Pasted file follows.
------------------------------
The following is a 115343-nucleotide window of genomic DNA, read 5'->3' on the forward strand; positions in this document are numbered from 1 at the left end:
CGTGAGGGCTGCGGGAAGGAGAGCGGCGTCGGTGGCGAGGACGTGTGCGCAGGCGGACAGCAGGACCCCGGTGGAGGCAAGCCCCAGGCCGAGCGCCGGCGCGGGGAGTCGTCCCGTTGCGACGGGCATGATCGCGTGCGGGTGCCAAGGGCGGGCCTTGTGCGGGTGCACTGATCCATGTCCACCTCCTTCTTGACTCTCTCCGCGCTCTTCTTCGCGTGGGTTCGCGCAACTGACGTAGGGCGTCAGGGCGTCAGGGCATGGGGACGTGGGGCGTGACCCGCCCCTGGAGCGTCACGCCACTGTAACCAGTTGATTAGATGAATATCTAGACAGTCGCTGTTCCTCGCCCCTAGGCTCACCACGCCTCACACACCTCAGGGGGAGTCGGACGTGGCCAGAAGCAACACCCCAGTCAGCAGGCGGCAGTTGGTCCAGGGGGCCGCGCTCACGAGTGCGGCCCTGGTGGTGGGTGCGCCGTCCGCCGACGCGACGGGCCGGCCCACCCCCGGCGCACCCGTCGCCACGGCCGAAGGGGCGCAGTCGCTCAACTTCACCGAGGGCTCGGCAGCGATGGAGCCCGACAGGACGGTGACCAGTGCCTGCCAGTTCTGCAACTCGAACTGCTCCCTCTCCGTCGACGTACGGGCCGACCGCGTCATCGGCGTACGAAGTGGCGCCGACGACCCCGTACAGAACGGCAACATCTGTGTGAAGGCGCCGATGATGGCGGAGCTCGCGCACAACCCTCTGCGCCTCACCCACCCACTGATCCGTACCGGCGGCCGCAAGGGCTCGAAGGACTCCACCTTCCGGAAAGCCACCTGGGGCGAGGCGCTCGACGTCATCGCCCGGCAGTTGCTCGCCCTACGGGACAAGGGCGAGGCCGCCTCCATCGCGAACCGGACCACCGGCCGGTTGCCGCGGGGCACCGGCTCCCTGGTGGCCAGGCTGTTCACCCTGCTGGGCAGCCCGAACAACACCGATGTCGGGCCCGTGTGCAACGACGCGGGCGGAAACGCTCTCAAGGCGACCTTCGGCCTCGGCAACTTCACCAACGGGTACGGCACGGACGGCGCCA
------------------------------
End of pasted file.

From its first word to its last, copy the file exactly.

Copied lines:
The following is a 115343-nucleotide window of genomic DNA, read 5'->3' on the forward strand; positions in this document are numbered from 1 at the left end:
CGTGAGGGCTGCGGGAAGGAGAGCGGCGTCGGTGGCGAGGACGTGTGCGCAGGCGGACAGCAGGACCCCGGTGGAGGCAAGCCCCAGGCCGAGCGCCGGCGCGGGGAGTCGTCCCGTTGCGACGGGCATGATCGCGTGCGGGTGCCAAGGGCGGGCCTTGTGCGGGTGCACTGATCCATGTCCACCTCCTTCTTGACTCTCTCCGCGCTCTTCTTCGCGTGGGTTCGCGCAACTGACGTAGGGCGTCAGGGCGTCAGGGCATGGGGACGTGGGGCGTGACCCGCCCCTGGAGCGTCACGCCACTGTAACCAGTTGATTAGATGAATATCTAGACAGTCGCTGTTCCTCGCCCCTAGGCTCACCACGCCTCACACACCTCAGGGGGAGTCGGACGTGGCCAGAAGCAACACCCCAGTCAGCAGGCGGCAGTTGGTCCAGGGGGCCGCGCTCACGAGTGCGGCCCTGGTGGTGGGTGCGCCGTCCGCCGACGCGACGGGCCGGCCCACCCCCGGCGCACCCGTCGCCACGGCCGAAGGGGCGCAGTCGCTCAACTTCACCGAGGGCTCGGCAGCGATGGAGCCCGACAGGACGGTGACCAGTGCCTGCCAGTTCTGCAACTCGAACTGCTCCCTCTCCGTCGACGTACGGGCCGACCGCGTCATCGGCGTACGAAGTGGCGCCGACGACCCCGTACAGAACGGCAACATCTGTGTGAAGGCGCCGATGATGGCGGAGCTCGCGCACAACCCTCTGCGCCTCACCCACCCACTGATCCGTACCGGCGGCCGCAAGGGCTCGAAGGACTCCACCTTCCGGAAAGCCACCTGGGGCGAGGCGCTCGACGTCATCGCCCGGCAGTTGCTCGCCCTACGGGACAAGGGCGAGGCCGCCTCCATCGCGAACCGGACCACCGGCCGGTTGCCGCGGGGCACCGGCTCCCTGGTGGCCAGGCTGTTCACCCTGCTGGGCAGCCCGAACAACACCGATGTCGGGCCCGTGTGCAACGACGCGGGCGGAAACGCTCTCAAGGCGACCTTCGGCCTCGGCAACTTCACCAACGGGTACGGCACGGACGGCGCCA